Through Monday, September 2
Quad City Arts International Airport Gallery, 2200 69th Avenue, Moline IL
Artists from the Quad City region are, through September 2, transforming the Quad City Arts International Airport Gallery with works incorporating neon and video, along with other lighting effects, in the exhibition Electrified – a fascinating showcase boasting vintage automobile signs on loan from K.V. Dahl of Dahl Ford, as well as an interactive exhibit requiring viewers to climb onto a vintage bicycle and pedal in order to illuminate a display courtesy of Bill Wohlford and Ron Kessel.
Among the featured artists in Quad City Arts' Electrified exhibition are Quad Cities talents Gail Ray, Bruce Walters, and Dawn Wohlford. In last year's College Invitational art exhibit at the Figge Art Museum, Ray was awarded the first-place prize for her entry Entertaining Angels Unaware, a series of three wood, oil, and found object sculptures, and the artist has a studio at the QC Co-Lab in downtown Davenport.
Walters has taught at Western Illinois University since 1997, previously serving as the Chairperson of the Communications, Fine and Performing Arts Division at Teikyo Marycrest University, where he assisted in the development of the first undergraduate degree in Computer Graphics. Walters has also worked as a graphic designer and illustrator for corporations, museums, federal and state institutions, advertising agencies, and the media, and frequently contributes to the River Cities' Reader with his “Art in Plain Sight” columns on notable public works in the area.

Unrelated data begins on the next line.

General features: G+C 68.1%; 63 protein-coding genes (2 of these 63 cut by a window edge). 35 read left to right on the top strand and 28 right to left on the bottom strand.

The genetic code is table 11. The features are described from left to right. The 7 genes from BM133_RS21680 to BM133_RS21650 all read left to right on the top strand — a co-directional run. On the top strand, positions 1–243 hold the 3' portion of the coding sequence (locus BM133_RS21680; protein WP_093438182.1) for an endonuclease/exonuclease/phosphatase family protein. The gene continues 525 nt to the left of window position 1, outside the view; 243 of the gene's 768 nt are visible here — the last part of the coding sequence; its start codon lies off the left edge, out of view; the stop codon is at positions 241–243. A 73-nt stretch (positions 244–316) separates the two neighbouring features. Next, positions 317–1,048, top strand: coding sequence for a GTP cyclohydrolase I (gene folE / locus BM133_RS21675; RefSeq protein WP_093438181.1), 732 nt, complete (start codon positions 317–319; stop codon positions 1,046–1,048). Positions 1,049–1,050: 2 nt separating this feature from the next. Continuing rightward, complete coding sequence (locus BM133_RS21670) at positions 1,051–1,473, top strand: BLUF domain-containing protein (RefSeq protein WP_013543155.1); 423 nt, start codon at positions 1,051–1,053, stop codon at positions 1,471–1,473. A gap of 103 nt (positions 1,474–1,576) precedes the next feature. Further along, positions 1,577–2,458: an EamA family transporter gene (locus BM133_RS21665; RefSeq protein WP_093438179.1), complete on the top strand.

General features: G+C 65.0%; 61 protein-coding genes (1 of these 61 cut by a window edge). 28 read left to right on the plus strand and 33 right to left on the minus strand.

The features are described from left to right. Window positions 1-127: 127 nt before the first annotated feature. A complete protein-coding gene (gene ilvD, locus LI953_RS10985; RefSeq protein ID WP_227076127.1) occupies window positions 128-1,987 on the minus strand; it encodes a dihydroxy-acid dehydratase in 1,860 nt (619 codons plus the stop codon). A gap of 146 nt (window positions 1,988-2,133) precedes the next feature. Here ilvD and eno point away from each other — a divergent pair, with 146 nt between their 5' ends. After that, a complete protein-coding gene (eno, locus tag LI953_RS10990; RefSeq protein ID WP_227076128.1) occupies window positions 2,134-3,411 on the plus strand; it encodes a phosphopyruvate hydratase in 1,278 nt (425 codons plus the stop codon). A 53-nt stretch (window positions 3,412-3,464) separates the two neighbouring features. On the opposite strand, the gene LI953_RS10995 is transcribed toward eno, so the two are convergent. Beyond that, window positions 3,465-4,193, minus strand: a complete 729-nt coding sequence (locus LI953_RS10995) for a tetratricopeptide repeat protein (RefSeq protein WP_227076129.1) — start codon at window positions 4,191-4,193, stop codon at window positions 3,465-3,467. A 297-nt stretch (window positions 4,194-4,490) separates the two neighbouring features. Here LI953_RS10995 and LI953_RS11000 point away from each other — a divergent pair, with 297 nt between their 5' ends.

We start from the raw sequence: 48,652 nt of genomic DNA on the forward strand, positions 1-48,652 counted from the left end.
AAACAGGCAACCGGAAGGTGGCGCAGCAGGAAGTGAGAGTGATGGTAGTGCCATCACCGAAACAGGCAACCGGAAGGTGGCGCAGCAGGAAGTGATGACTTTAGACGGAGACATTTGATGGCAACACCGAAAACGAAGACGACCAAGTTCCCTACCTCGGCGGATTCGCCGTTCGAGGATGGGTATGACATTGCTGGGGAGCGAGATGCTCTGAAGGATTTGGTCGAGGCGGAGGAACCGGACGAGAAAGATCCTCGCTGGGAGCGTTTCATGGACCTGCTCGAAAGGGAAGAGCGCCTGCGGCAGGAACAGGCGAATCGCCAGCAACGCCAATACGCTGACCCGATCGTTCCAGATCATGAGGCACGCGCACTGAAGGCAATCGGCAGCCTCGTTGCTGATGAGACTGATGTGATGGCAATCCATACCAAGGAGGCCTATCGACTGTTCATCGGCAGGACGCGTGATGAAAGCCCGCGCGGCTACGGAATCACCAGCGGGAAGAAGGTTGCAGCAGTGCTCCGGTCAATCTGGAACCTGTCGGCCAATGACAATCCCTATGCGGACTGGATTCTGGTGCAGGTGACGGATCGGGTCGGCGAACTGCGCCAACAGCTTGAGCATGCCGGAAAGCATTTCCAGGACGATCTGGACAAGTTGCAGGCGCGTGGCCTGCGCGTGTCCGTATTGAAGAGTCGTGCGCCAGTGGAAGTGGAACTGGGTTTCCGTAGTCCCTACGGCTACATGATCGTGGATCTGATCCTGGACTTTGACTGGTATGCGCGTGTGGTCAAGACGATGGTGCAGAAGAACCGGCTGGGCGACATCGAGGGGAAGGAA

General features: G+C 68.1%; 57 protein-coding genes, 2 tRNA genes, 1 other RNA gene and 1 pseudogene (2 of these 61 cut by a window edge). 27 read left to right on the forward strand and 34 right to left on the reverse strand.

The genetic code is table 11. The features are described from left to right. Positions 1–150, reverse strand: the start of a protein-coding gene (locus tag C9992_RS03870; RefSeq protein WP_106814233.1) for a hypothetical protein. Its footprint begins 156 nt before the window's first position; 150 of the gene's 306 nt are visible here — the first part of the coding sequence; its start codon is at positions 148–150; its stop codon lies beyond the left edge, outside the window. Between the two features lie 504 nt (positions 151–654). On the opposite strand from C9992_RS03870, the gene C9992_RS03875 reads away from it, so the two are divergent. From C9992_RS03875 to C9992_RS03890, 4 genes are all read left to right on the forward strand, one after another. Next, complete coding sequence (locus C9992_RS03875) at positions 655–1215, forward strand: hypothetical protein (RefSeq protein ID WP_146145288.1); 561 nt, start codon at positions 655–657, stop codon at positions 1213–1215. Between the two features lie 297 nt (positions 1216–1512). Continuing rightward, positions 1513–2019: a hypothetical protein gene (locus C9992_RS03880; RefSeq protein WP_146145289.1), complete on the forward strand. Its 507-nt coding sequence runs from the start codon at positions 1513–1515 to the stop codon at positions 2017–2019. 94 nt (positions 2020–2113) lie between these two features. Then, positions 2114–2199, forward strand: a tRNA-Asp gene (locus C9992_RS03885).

Wohlford, who serves as Quad City Arts' Visual Arts Director, says in her Artist Statement: “I could be the Poster Child for the slogan 'Reuse, Reduce, Recycle.' Handmade paper is the basis for the majority of my artwork, but I often incorporate, weave or build using other found materials. I use old clothes, dead plants, shredded money, and items such as used up doormats (made of natural fibers) to make paper pulp. I cast or incorporate pieces of rusty metal, vintage glass, bicycle inner tubes, leather and anything else that catches my eye. Pieces are often finished with pigment to achieve the appearance of metal.”
The Quad City International Airport Gallery is located opposite the airport's gift shop and restaurant, there is a $1 fee for parking, and more information on the Electrified exhibit running through September 2 is available by calling (309)793-1213 extension 108 or visiting QuadCityArts.com.